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Home / Amazon / Amazon’s new Echo Dot, up close and hands-ons – TechCrunch

Amazon’s new Echo Dot, up close and hands-ons – TechCrunch

Amazon’s new Echo Dot, up close and hands-ons – TechCrunch

If the Echo Show was the Amazon device most desperately in need of a makeover (please and thank you), the Dot was certainly a close second. After all, while the cheapest (and best selling) Echo device has already been through a couple of iterations, the hardware wasn’t exactly the sort of thing you’d proudly display on the coffee table.

The thing that strikes you immediately upon seeing the redesigned version of what Amazon calls “the best selling speaker” is how much the new generation of the product is influenced by Google’s Home Mini. In fact, Google’s influence was evident all over the place here.

That said, I actually prefer the design on this one. The new Dot has a similar form factor to its predecessor, keeping the rough dimensions and button layouts in tact. The biggest difference from the design perspective, is the cloth speaker that surrounds the perimeter of the device. The product takes the whole “speaker” part of “Smart Speaker” a bit more seriously.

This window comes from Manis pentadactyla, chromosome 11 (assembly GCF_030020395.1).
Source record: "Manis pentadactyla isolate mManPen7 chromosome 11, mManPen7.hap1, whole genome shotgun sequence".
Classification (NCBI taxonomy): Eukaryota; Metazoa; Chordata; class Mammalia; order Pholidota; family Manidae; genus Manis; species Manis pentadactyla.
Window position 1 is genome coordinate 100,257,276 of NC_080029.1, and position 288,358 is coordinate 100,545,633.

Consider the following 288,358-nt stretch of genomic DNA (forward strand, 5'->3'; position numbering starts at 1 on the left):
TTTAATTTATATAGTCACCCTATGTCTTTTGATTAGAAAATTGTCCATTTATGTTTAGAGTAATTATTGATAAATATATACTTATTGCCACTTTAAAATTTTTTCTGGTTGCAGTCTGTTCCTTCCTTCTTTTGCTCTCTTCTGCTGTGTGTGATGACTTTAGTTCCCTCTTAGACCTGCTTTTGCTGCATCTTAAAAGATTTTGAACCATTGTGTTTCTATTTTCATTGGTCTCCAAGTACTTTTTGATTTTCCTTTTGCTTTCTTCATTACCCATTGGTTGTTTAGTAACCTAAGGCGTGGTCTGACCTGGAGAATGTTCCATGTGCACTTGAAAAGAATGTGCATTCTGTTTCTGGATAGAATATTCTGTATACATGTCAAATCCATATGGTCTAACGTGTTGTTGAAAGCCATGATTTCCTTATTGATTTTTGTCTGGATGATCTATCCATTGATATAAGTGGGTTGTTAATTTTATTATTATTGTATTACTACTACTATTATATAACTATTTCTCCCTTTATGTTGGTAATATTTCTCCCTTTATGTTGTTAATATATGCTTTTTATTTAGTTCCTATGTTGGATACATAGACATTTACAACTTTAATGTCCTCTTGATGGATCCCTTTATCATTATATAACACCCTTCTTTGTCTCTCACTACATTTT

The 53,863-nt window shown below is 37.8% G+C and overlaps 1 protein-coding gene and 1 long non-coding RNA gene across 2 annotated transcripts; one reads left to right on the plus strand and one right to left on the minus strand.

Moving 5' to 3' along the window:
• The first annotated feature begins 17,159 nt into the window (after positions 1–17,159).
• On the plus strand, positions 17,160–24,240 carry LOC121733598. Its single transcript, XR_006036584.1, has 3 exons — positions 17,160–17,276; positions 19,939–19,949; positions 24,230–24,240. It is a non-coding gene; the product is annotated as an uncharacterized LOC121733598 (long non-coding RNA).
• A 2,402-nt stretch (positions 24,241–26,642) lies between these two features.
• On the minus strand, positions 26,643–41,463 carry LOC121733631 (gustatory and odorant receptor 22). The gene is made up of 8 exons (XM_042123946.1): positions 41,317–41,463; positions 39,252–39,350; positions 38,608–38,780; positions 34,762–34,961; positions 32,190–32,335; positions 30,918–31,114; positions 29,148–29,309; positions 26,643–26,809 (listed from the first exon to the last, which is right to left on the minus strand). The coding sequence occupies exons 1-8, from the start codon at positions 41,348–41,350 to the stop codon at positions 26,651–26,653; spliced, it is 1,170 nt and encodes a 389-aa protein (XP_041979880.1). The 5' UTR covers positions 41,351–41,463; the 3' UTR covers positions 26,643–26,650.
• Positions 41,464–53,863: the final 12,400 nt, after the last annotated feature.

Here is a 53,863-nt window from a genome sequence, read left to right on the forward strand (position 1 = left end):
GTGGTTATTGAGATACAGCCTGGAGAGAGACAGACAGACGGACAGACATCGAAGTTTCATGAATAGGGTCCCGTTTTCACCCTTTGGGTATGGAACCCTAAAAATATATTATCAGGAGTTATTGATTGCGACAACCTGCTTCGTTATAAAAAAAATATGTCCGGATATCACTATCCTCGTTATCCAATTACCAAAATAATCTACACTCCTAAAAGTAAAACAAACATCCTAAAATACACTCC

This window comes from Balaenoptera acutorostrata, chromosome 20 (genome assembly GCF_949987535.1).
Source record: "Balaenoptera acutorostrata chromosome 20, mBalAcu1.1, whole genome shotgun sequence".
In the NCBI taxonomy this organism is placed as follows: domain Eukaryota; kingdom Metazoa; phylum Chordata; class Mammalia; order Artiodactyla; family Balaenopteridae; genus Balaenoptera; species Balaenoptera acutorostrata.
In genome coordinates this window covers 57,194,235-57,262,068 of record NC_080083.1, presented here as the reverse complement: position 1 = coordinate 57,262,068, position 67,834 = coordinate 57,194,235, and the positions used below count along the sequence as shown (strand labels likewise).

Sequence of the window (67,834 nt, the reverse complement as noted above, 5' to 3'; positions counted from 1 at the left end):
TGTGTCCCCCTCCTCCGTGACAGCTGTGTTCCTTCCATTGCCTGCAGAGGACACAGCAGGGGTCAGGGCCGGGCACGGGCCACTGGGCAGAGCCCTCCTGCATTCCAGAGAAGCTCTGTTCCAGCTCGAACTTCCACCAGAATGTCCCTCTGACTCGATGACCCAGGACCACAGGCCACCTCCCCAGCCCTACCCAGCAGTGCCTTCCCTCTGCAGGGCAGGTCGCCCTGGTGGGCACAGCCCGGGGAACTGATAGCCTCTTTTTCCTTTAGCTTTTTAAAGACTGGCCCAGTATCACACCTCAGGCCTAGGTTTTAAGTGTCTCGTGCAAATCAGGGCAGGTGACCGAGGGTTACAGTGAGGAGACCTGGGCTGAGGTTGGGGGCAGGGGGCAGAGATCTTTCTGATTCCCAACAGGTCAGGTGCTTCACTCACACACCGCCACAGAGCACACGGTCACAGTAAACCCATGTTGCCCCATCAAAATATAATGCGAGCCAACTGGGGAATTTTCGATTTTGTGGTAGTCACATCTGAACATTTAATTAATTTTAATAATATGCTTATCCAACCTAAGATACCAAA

The new version tops out at about 70 percent louder than the original Dot. The company played a pair of the products in tandem for me (the Ed Sheeran, for the record, was not my choice), with each one splitting the left and right stereo channels.

The effect was solid, though I’m not rushing out to replace the Google Home Max in my apartment at the moment. That said, you can piece together a decent Amazon-only system with products like the Sub and Link.

The most impressive bit in all of this is, naturally, the price. Amazon managed to improve the hardware without charging more. That would have been a mistake, of course. The $49 price tag is kind of the whole point of the Dot. This is the gateway drug into the Alexa ecosystem (Echosystem?).

At that level, you’ve got a low cost entry into multi-room audio. It’s all part of the company’s approach to home audio. By circumventing high ticket items like the HomePod or Google Home Max, Amazon is letting users build their home audio system piece by piece.

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